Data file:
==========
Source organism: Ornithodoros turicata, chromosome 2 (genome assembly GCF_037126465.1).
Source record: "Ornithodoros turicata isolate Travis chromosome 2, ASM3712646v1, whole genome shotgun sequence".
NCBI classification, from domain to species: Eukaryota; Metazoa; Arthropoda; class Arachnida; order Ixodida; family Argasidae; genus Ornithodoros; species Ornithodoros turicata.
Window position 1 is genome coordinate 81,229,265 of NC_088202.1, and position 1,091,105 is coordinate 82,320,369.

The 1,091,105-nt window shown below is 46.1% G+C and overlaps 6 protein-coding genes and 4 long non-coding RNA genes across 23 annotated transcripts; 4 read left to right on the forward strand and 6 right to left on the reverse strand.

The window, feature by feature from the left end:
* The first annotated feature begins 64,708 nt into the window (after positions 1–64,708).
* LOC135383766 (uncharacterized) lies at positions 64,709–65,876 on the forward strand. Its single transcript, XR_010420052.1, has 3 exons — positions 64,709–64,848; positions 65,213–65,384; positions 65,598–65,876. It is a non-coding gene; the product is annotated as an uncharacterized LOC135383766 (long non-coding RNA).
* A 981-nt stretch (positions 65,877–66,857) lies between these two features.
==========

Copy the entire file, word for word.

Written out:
Source organism: Ornithodoros turicata, chromosome 2 (genome assembly GCF_037126465.1).
Source record: "Ornithodoros turicata isolate Travis chromosome 2, ASM3712646v1, whole genome shotgun sequence".
NCBI classification, from domain to species: Eukaryota; Metazoa; Arthropoda; class Arachnida; order Ixodida; family Argasidae; genus Ornithodoros; species Ornithodoros turicata.
Window position 1 is genome coordinate 81,229,265 of NC_088202.1, and position 1,091,105 is coordinate 82,320,369.

The 1,091,105-nt window shown below is 46.1% G+C and overlaps 6 protein-coding genes and 4 long non-coding RNA genes across 23 annotated transcripts; 4 read left to right on the forward strand and 6 right to left on the reverse strand.

The window, feature by feature from the left end:
* The first annotated feature begins 64,708 nt into the window (after positions 1–64,708).
* LOC135383766 (uncharacterized) lies at positions 64,709–65,876 on the forward strand. Its single transcript, XR_010420052.1, has 3 exons — positions 64,709–64,848; positions 65,213–65,384; positions 65,598–65,876. It is a non-coding gene; the product is annotated as an uncharacterized LOC135383766 (long non-coding RNA).
* A 981-nt stretch (positions 65,877–66,857) lies between these two features.